Prime Medicine Gets FDA Okay for First Trial of Gene Editing Technique

DNA Hourglass_Nicole Bean for BioSpace2

Pictured: An hourglass connected by strands of DNA/Nicole Bean for BioSpace

Prime Medicine announced Monday that the FDA has cleared a study of a drug candidate based on its prime editing platform, marking the first time the agency has greenlit the use of the genetic technology in humans.

Advocates of prime editing view the technology as an improvement on CRISPR/Cas9 and base editors. Unveiled in a Nature paper in 2019, the technology was designed to eliminate aspects of CRISPR that can cause health problems. Prime editors make changes without causing double-strand breaks, which can in theory lead to cancer and can make a wide range of edits such as substitutions, insertions and deletions.

Prime Medicine is at the forefront of efforts to use the technology to treat disease. The FDA clearance of an application to test the ex vivo candidate PM359 in chronic granulomatous disease (CGD) positions the biotech to run the first human study of prime editing.

CGD is caused by mutations in the p47phox protein. Patients have recurrent, life-threatening bacterial and fungal infections that are difficult to eradicate. Allogeneic hematopoietic stem cell transplantation can cure the condition but access to the treatment is limited. Patients who do receive transplants are at risk of graft-versus-host disease and graft failure.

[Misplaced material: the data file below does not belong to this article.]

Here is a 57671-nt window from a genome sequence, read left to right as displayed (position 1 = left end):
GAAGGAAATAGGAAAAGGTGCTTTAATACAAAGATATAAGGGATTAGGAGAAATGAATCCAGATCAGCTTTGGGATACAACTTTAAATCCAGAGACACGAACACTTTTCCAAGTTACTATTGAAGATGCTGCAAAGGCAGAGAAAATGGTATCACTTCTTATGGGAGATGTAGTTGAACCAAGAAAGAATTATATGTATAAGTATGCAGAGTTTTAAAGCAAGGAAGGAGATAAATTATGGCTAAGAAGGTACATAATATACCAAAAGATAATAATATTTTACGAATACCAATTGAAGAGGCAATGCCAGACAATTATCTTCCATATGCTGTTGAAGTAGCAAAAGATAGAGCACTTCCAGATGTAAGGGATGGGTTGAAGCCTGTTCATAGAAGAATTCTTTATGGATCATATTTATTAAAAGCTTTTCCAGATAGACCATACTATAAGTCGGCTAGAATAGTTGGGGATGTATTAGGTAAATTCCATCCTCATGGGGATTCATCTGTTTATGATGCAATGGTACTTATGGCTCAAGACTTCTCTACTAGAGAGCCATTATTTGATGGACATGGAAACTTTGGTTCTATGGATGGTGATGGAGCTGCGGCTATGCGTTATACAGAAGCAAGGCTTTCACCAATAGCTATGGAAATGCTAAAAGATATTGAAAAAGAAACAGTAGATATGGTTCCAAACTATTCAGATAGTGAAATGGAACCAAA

Prime Medicine makes PM359 by using prime editors to correct the patient’s own hematopoietic stem cells outside of the body. In preclinical tests, edited cells repopulated the bone marrow and restored the enzyme at the root of the rare disease.

The biotech will evaluate the candidate in three small cohorts in a Phase I/II trial, starting with people aged 18 years and over who have stable disease. Later cohorts will test PM359 in people aged as young as six years and in participants with active infection or severe inflammation. Prime Medicine will track endpoints including early markers of restored immune function and aims to share the first clinical data in 2025.

Like some CRISPR biotechs before it, Prime Medicine has picked an ex vivo application as the first use of its platform but has a pipeline that skews toward in vivo therapies. In vivo editing eliminates the need to remove and re-administer cells but altering DNA inside humans also creates additional risks. Off-target edits could have long-term negative effects on health.

Prime Medicine is developing candidates that use lipid nanoparticles (LNP) and adeno-associated virus vectors to deliver prime editors. The biotech is working on a range of diseases that affect the liver, eye, nervous system and other parts of the body. IND-enabling activities are scheduled to start this year, putting Prime Medicine on track to study a LNP liver candidate in humans around the end of 2025.

Nick Paul Taylor is a freelance pharmaceutical and biotech writer based in London. He can be reached on LinkedIn.

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